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Ten Drugs: How Plants, Powders, and Pills Have Shaped the History of Medicine

de Thomas Hager

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1895147,745 (3.94)3
"Beginning with opium, the "joy plant," which has been used for 10,000 years, Hager tells a captivating story of medicine. His subjects include the largely forgotten female pioneer who introduced smallpox inoculation to Britain, the infamous knockout drops, the first antibiotic, which saved countless lives, the first antipsychotic, which helped empty public mental hospitals, Viagra, statins, and the new frontier of monoclonal antibodies. This is a deep, wide-ranging, and wildly entertaining book."--Page [2] of cover.… (més)
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Es mostren totes 5
I read this as a part of a buddy read with my dad. While there was history and science and anecdotes that I enjoyed, the whole "ten things" framing device felt artificial and didn't seem to fit the subject well, given just how many of these drugs were opiates/opioids at thus related to each other. This made some of the structuring and repetition of information feel slapdash and arbitrary. It took me out of the narratives and reminded me this is definitely a book somebody wrote for a paycheck. (Not that people shouldn't get paid! Or be motivated by money!)

I did learn interesting things! Just didn't love the format. ( )
  greeniezona | Nov 19, 2023 |
This book is popular science writing done well. It’s enjoyable, informative, almost compulsively readable, and leaves you wanting more. It has crisp, clear explanations of science and medicine, and a broad overview of the history of drug discovery and development.
Thomas Hager somehow accomplishes all this with very little jargon, which given the topic is an amazing feat. You come away with a good understanding of drug history and some sense of the important categories of drugs and drug discovery. And did I mention that it’s fun to read?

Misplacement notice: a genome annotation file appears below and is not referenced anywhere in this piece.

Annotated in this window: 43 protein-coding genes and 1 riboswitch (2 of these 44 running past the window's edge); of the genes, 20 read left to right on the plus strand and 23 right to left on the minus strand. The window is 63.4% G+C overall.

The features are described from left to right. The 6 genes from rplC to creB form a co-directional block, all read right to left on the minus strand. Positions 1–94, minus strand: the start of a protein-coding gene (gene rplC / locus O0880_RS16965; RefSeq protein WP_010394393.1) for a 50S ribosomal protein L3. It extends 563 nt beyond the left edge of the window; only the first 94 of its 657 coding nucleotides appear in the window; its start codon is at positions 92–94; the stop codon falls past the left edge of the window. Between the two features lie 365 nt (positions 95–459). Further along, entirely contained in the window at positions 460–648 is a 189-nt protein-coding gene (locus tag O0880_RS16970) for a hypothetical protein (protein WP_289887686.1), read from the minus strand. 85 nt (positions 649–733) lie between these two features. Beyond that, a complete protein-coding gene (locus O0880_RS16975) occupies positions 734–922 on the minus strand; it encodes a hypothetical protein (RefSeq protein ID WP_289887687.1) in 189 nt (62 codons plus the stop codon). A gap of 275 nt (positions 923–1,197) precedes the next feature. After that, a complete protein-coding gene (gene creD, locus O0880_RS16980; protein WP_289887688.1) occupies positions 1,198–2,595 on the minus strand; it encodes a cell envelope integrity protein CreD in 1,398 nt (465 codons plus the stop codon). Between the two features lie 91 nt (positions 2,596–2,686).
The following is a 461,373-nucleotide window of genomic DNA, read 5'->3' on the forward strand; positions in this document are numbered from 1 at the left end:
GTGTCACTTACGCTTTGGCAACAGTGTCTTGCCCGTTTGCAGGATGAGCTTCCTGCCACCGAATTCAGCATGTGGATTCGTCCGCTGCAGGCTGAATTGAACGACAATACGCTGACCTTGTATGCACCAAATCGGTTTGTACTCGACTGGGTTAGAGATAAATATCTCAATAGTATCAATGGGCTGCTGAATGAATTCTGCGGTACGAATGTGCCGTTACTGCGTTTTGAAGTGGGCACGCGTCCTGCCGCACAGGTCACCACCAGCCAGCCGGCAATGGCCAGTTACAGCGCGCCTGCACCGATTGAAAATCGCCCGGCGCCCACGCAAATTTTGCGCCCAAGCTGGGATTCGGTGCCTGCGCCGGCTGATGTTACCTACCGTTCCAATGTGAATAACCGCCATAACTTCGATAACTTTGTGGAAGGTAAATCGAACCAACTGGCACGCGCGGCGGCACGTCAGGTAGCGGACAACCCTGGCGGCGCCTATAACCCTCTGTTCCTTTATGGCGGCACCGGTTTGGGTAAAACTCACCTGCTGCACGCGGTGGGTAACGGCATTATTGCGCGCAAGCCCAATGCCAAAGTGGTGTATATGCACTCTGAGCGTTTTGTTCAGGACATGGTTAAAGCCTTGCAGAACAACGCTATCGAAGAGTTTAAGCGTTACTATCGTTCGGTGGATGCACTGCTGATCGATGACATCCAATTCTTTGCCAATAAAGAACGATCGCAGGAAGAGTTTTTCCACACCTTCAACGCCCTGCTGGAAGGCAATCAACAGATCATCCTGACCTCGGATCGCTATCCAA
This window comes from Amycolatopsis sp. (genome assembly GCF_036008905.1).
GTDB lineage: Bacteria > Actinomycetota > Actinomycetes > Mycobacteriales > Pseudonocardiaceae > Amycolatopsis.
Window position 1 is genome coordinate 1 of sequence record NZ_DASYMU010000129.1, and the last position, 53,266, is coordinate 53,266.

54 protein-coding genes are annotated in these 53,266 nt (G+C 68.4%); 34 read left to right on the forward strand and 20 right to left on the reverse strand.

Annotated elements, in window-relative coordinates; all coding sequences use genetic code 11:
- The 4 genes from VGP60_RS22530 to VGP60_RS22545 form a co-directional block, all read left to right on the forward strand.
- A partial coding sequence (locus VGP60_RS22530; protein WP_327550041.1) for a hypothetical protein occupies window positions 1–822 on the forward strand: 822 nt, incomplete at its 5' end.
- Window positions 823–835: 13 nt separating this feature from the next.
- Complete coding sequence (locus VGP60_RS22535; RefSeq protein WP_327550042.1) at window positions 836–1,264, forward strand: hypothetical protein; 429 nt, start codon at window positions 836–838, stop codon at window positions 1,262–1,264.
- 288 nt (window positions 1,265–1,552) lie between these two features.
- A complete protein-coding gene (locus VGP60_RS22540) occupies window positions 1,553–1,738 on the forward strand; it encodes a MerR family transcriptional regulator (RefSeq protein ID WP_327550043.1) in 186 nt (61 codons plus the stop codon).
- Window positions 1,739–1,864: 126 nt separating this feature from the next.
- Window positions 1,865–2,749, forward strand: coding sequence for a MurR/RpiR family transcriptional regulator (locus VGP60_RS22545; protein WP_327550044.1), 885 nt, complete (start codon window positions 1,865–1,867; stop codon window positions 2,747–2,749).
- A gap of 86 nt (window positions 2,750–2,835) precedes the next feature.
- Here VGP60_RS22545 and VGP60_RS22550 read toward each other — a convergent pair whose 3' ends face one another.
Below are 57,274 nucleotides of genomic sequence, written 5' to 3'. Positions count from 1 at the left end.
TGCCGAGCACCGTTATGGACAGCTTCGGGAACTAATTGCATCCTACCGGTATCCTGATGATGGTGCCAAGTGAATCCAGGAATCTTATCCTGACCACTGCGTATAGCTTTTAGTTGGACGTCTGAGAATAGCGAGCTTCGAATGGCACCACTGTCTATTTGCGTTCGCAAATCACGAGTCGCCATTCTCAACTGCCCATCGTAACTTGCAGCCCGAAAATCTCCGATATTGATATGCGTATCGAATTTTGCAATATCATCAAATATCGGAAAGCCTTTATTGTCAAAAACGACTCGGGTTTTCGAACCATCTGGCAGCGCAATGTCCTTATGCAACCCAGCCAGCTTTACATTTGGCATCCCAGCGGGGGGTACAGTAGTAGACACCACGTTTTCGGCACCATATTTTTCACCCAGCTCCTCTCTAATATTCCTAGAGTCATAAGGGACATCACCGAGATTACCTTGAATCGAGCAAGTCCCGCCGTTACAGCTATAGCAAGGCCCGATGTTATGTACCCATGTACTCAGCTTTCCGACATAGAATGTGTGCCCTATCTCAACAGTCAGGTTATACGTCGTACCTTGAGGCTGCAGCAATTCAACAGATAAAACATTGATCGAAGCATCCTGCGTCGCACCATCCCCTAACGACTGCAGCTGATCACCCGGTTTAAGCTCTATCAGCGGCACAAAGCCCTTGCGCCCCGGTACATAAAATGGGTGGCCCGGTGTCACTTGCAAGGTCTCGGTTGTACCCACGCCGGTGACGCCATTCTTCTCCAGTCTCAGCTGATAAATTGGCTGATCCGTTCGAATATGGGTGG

You can guess that I loved this book. It wasn’t a book I had heard much about, and I picked it up on a whim.

I hadn’t heard of the author before, either. Thomas Hager has a master’s degree in medical microbiology and immunology, but says he figured out that lab research wasn’t for him, and went back to school to get a master’s in journalism. That background makes him very well suited to write a book like this one.

Though the title implies he’ll cover ten drugs, he spends his ten chapters telling the history of classes of drugs. The first chapter does focus on opium, one of the first drugs for which we have documentation. It’s mentioned by Greek historians and in Homer’s Odyssey, where Helen makes a sleeping potion likely based on the sap of the opium poppy.

The remaining chapters take us through various drugs and treatments (he even covers vaccination) all the way up to today’s monoclonal antibodies. The Epilogue talks about where drug development may be headed from here. Along the way you learn about the popularity of “knock out” drugs in the 1920s, how heroin used to be marketed as a cough suppressant, how antibiotics were discovered, the miraculous impact of “mind drugs”, the cultural changes wrought by the Pill, and more.

One chapter discusses Big Pharma’s quest for a pain relieving pill without the addictive power of opium or its derivatives, the opiates. Unfortunately, every discovery they made proved to be more addictive than the one before it, leading to the opioid crisis of today.

As with most of popular science, there is a lot on Hager’s chosen topic that doesn’t get covered. This book is giving us the surface of a much larger ocean. Most notable for me in that regard is the lack of history of many of the companies that we collectively call “Big Pharma” today. I worked for a large health care manufacturer myself for a number of years. One of their products is mentioned in this book, but the name of the company doesn’t appear anywhere within it’s pages.

That doesn’t mean Hager doesn’t help us understand the rationale behind Big Pharma’s drive for new products. He spends a good part of his chapter on statins discussing the money-making nature of the drug business. There is a reason why we are marketed drugs that don’t cure a disease but instead manage symptoms, and the reason is money.

You will use a drug that cures disease only until you’re cured. A drug that manages symptoms is one you’ll take for a long period - even for the rest of your life. As Hager points out, there’s more money to be made from the lifelong drug than from the short use drug. It’s true that both types of drugs address needs we may have. The fact is though that curative drugs don’t get the research dollars as often because they don’t have the monetary return.